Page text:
Amy Bloom’s recent novel, Away, tracks its immigrant heroine, Lillian Leyb, across a 1920s America replete with prostitutes, prisoners, exploitation and racism. Lillian’s travels are motivated not by any urge to see the world, but by love, and a desire to find the daughter she lost in a Russian pogrom. Lillian stows away in the bathrooms of passenger trains, walks across most of Alaska, trades sex for security and immerses herself in Seattle’s African-American underclass. “Away” does not shy away from harsh historical realities and complex interpersonal and internal tensions.

‘Factotum’ by Charles Bukowski

Set near the end of World War II, Factotum is a picaresque of deadbeat alcoholic and Bukowski alter-ego Henry Chinaski. Good ol’ Hank makes his way from booze-soaked nights in skid row Los Angeles around the country and back while slaving away at menial, mind-numbing jobs. All the while, Chinaski labors to become a published writer and befriends and fornicates with equally lost souls and tragic characters. “Factotum” depicts an underbelly of the listless World War II home-front America that flies in the face of the triumphal image painted in your average U.S. history class.

‘Fear and Loathing in Las Vegas’ by Hunter S. Thompson

Thompson’s most celebrated work and genre-defining masterpiece is at once a psychedelic road trip buddy comedy and a hedonistic 1970s reevaluation of the American Dream. It’s based on road trips made between Los Angeles and Las Vegas by Thompson and Chicano activist-lawyer Oscar Zeta Acosta. It’s a domestic travelogue that uses San Francisco, Los Angeles, Las Vegas and a wide array of uniquely American characters in a twisted critique of the achievements (or lack of achievements) of 1960s counterculture.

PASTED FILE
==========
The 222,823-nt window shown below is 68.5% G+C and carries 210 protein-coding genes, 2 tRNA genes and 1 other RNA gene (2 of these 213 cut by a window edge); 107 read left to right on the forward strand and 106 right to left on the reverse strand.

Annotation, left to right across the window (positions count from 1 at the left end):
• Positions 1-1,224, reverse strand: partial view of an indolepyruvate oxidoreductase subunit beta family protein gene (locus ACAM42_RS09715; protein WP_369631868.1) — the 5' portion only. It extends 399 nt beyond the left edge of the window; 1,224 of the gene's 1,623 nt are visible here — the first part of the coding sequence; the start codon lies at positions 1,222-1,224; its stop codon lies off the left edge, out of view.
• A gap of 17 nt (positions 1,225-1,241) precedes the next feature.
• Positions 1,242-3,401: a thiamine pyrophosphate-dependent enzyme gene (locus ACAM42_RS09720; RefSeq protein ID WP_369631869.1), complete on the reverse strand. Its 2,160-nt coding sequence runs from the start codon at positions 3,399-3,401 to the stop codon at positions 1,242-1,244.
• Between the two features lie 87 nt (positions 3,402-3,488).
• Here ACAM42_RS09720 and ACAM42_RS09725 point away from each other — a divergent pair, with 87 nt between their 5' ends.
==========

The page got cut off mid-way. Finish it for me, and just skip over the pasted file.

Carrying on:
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Seattle-based writer Thomas Kohnstamm is the author of the book Do Travel Writers Go To Hell?, which was published in 2008. He is hard at work on various top secret and vaguely scandalous projects.

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19 Comments for Nine Subversive Travel Novels

John Rouse 01.13.10 | 1:33 PM ET

Great list.  You had me at “On the Road.”  Growing up I spent summers at the Folk Festival in Lowell, Mass where Kerouac was born.  Years later I reconnected when reading this book while on the road myself.

Emme 01.13.10 | 8:19 PM ET

How nice of him to throw in one token female writer.

Jim Benning 01.13.10 | 8:24 PM ET

Which novels would you have included, Emme? Would love to hear other ideas.

Jim Benning 01.13.10 | 8:26 PM ET

John, we’re huge Kerouac and “On the Road” fans at World Hum. Be sure to check out the other articles under our Jack Kerouac tag:

Sydney 01.13.10 | 9:07 PM ET